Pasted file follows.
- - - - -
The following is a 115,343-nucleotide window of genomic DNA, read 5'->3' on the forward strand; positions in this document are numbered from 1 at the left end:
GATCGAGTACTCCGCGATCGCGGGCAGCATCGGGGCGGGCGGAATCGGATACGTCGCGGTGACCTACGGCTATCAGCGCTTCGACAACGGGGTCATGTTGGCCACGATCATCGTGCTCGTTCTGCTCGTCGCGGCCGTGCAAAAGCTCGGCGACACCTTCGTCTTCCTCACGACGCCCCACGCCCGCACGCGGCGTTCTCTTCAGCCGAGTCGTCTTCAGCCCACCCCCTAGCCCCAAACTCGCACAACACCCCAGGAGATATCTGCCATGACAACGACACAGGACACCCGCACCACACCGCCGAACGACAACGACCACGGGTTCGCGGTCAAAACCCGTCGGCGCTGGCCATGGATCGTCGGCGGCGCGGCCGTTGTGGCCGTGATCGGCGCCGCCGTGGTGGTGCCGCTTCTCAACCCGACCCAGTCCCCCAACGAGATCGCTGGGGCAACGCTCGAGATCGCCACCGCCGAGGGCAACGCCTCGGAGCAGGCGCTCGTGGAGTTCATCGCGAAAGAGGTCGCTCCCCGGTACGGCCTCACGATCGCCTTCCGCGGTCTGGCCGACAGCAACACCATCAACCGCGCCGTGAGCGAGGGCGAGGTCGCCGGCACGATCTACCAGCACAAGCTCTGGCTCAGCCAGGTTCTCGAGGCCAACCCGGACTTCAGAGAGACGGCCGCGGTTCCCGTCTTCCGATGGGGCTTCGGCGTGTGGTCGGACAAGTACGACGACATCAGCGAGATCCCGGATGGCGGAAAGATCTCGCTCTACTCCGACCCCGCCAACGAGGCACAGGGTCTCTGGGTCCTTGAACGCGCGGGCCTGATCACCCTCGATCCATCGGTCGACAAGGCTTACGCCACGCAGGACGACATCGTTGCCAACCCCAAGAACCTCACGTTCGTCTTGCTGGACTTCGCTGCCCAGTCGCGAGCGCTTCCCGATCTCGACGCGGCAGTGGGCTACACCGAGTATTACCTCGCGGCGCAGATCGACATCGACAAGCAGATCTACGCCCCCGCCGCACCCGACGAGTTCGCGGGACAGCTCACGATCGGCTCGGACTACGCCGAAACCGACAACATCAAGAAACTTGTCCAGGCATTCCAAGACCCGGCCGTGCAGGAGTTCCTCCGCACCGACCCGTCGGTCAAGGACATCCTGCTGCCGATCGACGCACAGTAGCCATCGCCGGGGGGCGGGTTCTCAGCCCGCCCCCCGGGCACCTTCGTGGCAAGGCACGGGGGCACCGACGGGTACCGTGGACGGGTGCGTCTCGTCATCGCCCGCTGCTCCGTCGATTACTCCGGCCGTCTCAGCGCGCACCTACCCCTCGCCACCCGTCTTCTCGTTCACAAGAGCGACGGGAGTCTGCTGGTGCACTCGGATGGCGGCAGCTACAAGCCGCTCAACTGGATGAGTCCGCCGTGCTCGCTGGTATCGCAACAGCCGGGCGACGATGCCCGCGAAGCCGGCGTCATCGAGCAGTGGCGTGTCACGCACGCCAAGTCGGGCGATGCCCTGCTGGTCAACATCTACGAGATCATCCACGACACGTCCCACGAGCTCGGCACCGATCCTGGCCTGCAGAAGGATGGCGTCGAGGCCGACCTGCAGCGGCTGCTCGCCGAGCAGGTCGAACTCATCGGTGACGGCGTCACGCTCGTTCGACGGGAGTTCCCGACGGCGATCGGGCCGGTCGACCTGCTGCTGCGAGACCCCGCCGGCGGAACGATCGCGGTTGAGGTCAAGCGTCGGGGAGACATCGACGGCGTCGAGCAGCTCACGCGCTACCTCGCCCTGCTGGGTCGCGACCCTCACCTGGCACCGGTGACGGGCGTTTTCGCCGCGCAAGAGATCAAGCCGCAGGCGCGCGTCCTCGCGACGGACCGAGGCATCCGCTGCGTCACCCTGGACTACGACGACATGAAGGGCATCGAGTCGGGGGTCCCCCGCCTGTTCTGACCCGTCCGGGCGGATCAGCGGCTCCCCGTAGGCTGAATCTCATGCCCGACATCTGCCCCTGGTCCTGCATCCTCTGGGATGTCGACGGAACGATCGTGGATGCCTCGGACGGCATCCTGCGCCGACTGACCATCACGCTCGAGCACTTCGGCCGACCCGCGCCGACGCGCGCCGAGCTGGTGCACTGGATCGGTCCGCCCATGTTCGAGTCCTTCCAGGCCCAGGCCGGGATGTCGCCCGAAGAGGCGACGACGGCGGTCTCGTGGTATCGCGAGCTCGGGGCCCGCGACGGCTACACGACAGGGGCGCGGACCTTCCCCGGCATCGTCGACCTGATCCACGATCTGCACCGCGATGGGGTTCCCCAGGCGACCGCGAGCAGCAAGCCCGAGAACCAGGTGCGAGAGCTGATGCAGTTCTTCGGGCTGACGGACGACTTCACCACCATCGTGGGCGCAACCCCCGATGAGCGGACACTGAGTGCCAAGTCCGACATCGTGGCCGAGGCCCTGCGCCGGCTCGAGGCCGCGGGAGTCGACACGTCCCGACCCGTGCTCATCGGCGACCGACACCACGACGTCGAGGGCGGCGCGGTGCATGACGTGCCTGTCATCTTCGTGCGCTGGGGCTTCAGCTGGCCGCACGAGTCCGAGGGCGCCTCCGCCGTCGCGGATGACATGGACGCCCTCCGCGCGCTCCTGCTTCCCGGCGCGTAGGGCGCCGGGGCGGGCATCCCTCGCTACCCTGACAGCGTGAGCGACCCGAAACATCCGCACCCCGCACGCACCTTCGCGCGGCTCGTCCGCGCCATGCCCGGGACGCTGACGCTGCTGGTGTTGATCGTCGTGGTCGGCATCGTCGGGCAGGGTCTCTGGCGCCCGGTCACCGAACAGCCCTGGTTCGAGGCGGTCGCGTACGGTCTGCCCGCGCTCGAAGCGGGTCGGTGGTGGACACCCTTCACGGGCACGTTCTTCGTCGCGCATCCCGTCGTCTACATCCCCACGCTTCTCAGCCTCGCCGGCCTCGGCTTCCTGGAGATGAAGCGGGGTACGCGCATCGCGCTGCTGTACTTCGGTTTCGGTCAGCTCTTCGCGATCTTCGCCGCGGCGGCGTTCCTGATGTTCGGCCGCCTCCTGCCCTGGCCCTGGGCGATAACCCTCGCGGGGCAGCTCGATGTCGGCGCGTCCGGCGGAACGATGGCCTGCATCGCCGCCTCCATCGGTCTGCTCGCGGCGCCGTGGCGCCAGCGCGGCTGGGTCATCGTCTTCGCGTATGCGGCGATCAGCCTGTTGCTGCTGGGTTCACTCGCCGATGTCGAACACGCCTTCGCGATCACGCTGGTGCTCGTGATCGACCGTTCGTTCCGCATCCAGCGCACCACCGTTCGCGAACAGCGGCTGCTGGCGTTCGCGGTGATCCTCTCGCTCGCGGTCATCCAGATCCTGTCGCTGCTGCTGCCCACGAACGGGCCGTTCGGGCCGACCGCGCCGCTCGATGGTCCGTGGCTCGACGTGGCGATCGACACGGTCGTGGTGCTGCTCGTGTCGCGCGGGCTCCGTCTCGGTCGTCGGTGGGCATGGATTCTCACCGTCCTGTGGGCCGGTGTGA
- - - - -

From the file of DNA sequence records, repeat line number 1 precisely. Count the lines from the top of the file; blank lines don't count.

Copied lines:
The following is a 115,343-nucleotide window of genomic DNA, read 5'->3' on the forward strand; positions in this document are numbered from 1 at the left end: